join the world economy a few years ago, it offers no fulcrum for the lever of international
sanctions. Do we understand enough about the psychology and the culture of the target
population to gauge how much economic suffering they can tolerate and how they will respond
to it?
3) Know who in the target country will be hurt by economic sanctions and whether they have
enough political clout to make their government accept our demands. This is no time to think of
another country as just a black box. We need to look inside the political structure of a target
country and examine its dynamics to calculate how it will respond.
4) The willingness of other countries to cooperate with us to deny our adversary something he
really has to have. Is another country or group standing by to offset the effect of the sanctions
for political or commercial reasons?
5) The adequacy of the sanctions strategy to achieve the objective which is sought. We country
boys know that a pebble from a slingshot can kill a sparrow but it might not even faze a hawk.
In particular, it is important to know whether the sanctions are targeted on our adversarys
ability to wage war or on the more difficult challenge of altering his will to act in a certain way.
As with our three-year-old, we can be more confident of our ability to deny some strategic good
to our target than we can be certain that our adversary will change his willingness to defy us.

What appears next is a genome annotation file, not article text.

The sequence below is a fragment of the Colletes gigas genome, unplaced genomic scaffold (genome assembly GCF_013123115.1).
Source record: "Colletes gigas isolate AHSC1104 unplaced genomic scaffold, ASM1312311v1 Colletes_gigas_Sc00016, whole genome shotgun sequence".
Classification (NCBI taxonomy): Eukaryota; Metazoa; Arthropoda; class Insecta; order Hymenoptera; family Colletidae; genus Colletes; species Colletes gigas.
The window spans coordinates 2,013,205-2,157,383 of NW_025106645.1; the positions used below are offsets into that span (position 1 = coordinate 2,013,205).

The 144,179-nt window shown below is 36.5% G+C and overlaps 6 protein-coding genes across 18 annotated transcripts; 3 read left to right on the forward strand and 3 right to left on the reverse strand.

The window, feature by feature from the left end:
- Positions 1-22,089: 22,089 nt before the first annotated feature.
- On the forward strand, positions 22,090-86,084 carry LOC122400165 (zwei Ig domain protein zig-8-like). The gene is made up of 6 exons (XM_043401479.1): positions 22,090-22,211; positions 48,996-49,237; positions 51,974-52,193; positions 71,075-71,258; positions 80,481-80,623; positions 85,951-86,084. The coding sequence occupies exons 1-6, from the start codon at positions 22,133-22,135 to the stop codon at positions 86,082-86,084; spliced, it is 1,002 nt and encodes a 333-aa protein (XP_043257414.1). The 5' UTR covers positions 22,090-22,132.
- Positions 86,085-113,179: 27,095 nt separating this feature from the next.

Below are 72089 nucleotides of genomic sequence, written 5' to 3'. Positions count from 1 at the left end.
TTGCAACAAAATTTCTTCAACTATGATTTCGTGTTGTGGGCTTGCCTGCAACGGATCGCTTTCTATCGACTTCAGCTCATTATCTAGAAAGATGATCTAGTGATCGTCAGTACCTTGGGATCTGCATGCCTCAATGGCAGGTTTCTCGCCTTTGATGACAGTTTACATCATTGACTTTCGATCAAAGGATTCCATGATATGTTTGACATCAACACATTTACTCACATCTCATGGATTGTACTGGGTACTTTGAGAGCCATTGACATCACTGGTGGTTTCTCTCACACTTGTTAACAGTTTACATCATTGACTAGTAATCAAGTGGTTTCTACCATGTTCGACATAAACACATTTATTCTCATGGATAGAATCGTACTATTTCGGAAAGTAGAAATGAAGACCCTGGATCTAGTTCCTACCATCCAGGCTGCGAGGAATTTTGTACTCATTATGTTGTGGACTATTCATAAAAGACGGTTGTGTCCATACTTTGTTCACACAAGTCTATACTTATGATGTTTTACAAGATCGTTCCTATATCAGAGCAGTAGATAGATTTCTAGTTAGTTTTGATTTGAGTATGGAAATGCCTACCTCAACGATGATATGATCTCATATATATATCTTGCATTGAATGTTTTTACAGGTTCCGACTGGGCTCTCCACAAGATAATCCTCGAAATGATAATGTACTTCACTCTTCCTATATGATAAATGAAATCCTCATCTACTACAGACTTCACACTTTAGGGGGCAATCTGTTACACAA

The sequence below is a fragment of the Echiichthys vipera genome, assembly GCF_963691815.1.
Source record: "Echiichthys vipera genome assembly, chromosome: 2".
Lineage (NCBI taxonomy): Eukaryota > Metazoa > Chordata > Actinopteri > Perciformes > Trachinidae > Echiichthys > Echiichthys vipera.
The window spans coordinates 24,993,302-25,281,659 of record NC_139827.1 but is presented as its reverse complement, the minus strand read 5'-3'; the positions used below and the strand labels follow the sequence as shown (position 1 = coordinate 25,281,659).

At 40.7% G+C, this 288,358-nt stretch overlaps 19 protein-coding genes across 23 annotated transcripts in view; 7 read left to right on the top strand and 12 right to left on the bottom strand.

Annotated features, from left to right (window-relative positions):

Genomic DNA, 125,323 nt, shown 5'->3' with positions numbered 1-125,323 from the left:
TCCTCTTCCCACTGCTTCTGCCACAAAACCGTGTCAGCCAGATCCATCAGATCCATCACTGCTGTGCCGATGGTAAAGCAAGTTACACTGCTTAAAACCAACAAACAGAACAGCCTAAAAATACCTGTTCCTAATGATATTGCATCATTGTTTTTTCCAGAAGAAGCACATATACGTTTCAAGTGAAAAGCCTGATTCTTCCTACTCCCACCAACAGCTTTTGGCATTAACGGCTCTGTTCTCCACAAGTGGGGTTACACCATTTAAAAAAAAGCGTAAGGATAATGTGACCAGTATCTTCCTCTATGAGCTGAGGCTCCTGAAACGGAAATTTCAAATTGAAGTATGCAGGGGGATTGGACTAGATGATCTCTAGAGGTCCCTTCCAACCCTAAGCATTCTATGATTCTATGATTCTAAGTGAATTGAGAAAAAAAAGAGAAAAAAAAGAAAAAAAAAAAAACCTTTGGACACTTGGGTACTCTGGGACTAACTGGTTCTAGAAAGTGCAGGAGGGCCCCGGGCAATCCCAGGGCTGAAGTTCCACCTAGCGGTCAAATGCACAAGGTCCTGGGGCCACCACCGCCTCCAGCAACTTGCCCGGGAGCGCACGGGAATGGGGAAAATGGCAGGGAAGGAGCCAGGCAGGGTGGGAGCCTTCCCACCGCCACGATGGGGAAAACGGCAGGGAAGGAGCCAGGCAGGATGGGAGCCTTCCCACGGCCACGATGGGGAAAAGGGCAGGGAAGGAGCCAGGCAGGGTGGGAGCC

6) Whether we are willing to go to armed conflict to reach our objective if the sanctions fail. If

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not, can we stand to lose prestige by a strategic retreat?


The Case of Iraq
Now let us apply these strategic criteria to some real world examples.
In order to do so, first, let us examine the sanctions employed by the international community
against Iraq in 1990 in an effort to induce it to withdraw from Kuwait without having to engage
in armed conflict. This example satisfies the axiom that the surest lessons in strategy can be
gleaned from failures, not from successes.
In 1990, the conditions for economic sanctions against Iraq seemed to many observers strongly
to favor success. Serious experts in national security argued, in the spirited political debate
about whether to commit U.S. forces to combat, that economic sanctions alone could get Iraq to
withdraw from Kuwait if "given a chance." After all, Iraq was dependent on imports for
two-thirds of its food supply. Petroleum accounted for 95 percent of its export earnings, and
other suppliers were willing to make additional oil available when the world stopped buying
from Iraq. All the major powers in the international economy and the vast majority of the
secondary players were willing, with the Cold War behind them, to cooperate in the trade and
financial embargoes. Moreover, the purpose of the effort was unusually clear. Security Council
Resolution 661 called on member states to prevent trade with Iraq or Kuwait and to do so in
support of Resolution 660, which had demanded "that Iraq withdraw immediately and
unconditionally all its forces [from Kuwait]."
Sanctions did work swiftly to constrict Iraqi trade. The closure of the pipelines in Turkey and
Saudi Arabia and the effective naval blockade reduced Iraqi exports of petroleum from 2.7
million barrels a day to an estimated 100,000 barrels. Export earnings fell sharply, curtailing
imports, and shortages quickly triggered acute inflation. Most ordinary Iraqis diverted their
attention from other concerns, including politics, to devote increasing time to hunt for scarce
goods.
The sanctions against Iraq have to be recognized as one of the most successful applications of
sanctions in history if viewed in terms of how much they disrupted the international economic
relations of the intended target country, Iraq. Why, then, did the sanctions not do more to